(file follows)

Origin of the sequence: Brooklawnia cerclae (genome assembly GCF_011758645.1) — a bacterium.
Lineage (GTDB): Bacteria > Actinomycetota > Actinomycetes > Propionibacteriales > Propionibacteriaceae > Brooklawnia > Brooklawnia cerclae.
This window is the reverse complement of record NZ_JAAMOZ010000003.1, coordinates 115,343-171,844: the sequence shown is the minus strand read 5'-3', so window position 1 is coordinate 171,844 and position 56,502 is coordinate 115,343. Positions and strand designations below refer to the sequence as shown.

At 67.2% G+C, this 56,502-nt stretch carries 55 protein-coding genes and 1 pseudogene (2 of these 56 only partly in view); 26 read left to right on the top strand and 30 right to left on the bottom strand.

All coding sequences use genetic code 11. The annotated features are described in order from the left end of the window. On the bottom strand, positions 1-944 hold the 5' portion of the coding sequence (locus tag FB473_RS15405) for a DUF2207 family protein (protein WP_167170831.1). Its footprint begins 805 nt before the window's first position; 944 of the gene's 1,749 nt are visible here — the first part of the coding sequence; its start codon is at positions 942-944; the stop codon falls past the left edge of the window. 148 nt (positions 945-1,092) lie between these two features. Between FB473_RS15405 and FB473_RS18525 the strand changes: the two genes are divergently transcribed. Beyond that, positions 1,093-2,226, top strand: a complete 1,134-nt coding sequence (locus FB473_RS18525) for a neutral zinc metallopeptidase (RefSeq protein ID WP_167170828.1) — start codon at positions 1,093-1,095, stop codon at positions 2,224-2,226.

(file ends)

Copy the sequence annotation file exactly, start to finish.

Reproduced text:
Origin of the sequence: Brooklawnia cerclae (genome assembly GCF_011758645.1) — a bacterium.
Lineage (GTDB): Bacteria > Actinomycetota > Actinomycetes > Propionibacteriales > Propionibacteriaceae > Brooklawnia > Brooklawnia cerclae.
This window is the reverse complement of record NZ_JAAMOZ010000003.1, coordinates 115,343-171,844: the sequence shown is the minus strand read 5'-3', so window position 1 is coordinate 171,844 and position 56,502 is coordinate 115,343. Positions and strand designations below refer to the sequence as shown.

At 67.2% G+C, this 56,502-nt stretch carries 55 protein-coding genes and 1 pseudogene (2 of these 56 only partly in view); 26 read left to right on the top strand and 30 right to left on the bottom strand.

All coding sequences use genetic code 11. The annotated features are described in order from the left end of the window. On the bottom strand, positions 1-944 hold the 5' portion of the coding sequence (locus tag FB473_RS15405) for a DUF2207 family protein (protein WP_167170831.1). Its footprint begins 805 nt before the window's first position; 944 of the gene's 1,749 nt are visible here — the first part of the coding sequence; its start codon is at positions 942-944; the stop codon falls past the left edge of the window. 148 nt (positions 945-1,092) lie between these two features. Between FB473_RS15405 and FB473_RS18525 the strand changes: the two genes are divergently transcribed. Beyond that, positions 1,093-2,226, top strand: a complete 1,134-nt coding sequence (locus FB473_RS18525) for a neutral zinc metallopeptidase (RefSeq protein ID WP_167170828.1) — start codon at positions 1,093-1,095, stop codon at positions 2,224-2,226.